Fixing Shiny Happy Faces
No, we don’t want to make everyone mad. But what do you do when you get someone with a glint of sweat or oily skin and toss them in front of a big bright light? Yep, you get shiny faces and that is one thing we don’t want. You could either politely ask them to dab their face off, hit them with a powder poof or of course if it is too late already, just fix it in retouching.
First off, we want to go ahead and process the image how we normally would. We want to try and get as much detail in the skin, even the shiny spots. So if you need to process it with a little highlight recovery (if working from RAW) or tone down the exposure a bit in order to save details, do so. We can always bring the levels back up later.
Here I am working with a recent subject of mine who after 2+ hours of shooting outdoors in urban locations, we decided to go back to the makeshift studio (IE: My garage) and do some formal shots. The problem was the fact that it was getting a bit humid and the garage was even worse since it had been closed up all day and about 25° warmer than outside. The second we got everything set up and started shooting, the sweat started rolling off everyone. In this situation, rather than try and fight it, I made the decision to fix the photos later. (Besides, it shouldn’t take more than a minute or two per image I decide to sell.)
First thing I want to do is duplicate the Background layer. I try to do this for all major retouching work so I have something I can easily check before & after as well as clone things from or in the event I make a mistake and catch it later. I save this extra layer in the PSD also since you never know when a client might not like the retouching work done or feels it needs to be toned down. Then I create a blank layer over the Background Copy layer in Photoshop. This will be the layer that takes all of the edits. Now using the Healing Brush, set the Sample properties to “Current & Below” and a medium size brush to easily cover the shine but not go over areas of detail.
Normally I would sample from the face but in this case, I have the next best thing. So I am going to set my sample point to her shoulder which is free of blemishes and shine but still has a similar skin tone and texture to her face. This is important as it allows the finished version to retain a natural texture and matching skin tones. Otherwise I would sample from cheeks or the forehead where shine isn’t present. Now go ahead and “clone” the texture over the shiny spots. When you release, it should blend nicely with the surrounding tones. If it doesn’t, go ahead and undo and try again. Avoid going too close to hair lines or facial features including major facial lines. You can use a smaller brush later to get into those areas or the clone stamp tool for stubborn areas that refuse to blend nicely.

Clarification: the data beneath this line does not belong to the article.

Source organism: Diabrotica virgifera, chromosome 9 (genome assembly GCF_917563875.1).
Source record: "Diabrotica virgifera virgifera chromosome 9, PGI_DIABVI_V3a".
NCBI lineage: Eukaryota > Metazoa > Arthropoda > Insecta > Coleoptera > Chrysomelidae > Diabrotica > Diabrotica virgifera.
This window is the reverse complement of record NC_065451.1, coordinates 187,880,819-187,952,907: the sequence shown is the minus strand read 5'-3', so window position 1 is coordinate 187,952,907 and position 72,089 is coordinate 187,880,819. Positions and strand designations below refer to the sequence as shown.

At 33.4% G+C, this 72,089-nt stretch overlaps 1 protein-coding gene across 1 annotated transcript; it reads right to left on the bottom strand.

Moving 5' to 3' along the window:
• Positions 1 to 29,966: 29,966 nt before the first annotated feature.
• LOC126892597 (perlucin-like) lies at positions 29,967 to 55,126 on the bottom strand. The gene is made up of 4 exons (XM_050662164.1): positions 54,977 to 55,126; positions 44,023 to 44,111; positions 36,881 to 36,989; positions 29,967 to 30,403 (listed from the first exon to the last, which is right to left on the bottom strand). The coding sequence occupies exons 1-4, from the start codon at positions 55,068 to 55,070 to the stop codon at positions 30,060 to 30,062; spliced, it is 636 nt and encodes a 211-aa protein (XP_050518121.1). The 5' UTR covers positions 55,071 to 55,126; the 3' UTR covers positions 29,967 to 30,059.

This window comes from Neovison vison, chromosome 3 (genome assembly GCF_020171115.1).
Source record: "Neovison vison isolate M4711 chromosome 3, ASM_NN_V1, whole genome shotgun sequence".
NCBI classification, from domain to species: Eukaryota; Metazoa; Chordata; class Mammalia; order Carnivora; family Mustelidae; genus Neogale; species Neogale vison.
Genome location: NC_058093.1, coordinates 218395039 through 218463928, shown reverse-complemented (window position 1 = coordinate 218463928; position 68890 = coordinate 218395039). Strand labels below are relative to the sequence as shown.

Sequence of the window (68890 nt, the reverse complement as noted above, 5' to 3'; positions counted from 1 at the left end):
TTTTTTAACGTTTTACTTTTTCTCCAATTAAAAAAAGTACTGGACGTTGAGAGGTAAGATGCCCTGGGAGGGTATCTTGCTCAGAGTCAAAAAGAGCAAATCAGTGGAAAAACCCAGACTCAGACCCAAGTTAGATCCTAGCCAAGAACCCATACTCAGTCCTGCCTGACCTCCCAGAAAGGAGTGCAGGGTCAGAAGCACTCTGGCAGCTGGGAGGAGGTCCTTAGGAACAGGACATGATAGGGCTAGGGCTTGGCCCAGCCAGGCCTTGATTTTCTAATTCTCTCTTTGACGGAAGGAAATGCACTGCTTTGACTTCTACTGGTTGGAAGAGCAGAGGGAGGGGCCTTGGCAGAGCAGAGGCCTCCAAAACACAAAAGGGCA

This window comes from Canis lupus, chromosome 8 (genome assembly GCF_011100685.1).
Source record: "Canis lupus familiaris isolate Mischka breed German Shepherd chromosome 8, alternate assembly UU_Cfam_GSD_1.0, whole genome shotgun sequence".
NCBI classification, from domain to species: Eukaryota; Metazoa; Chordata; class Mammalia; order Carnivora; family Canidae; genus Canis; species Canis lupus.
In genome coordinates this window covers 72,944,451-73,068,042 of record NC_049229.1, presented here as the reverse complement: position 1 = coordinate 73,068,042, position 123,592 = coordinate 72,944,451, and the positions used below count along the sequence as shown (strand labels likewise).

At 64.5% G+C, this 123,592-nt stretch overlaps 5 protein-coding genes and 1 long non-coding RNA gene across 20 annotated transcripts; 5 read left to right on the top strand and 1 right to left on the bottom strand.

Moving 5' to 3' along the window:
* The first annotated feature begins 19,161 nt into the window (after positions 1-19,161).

Now simply turn down the layer opacity. I like a setting between 40% and 65% for most facial shine problems. For this image I decided that 55% opacity was good enough to allow enough shine to show through without making the face too flat looking. Too much opacity and the face looses definition and shape, too little and it will still look too shiny. Now is a good time to check that you haven’t colored outside of the lines. If so, you can add a layer mask and simply mask off areas that need to be revealed. This also works if you want to selectively reveal some areas more than others. Simply set the layer opacity at the maximum level you want and mask other areas using the paint brush at a low opacity. This will reveal more of the underlying layer details with the option to easily paint back in on the layer mask if you make a mistake.
That’s it. If you are happy with your results, you can go ahead and flatten that layer onto the Background Copy layer and continue with editing or save as a new file for output. Keep the unretouched Background layer in place JUST IN CASE. It’s easier to tweak from that than try to undo bad retouching.
Depending on your level of skill and how bad the facial shine is, this method should take less than one to two minutes to do on a single face. In the time it took to read this tutorial, I went ahead and finished retouching this image including a simple eye enhancement, removing some stray hair, removing some scars and bruises and a little more facial retouching. Here is the finished image.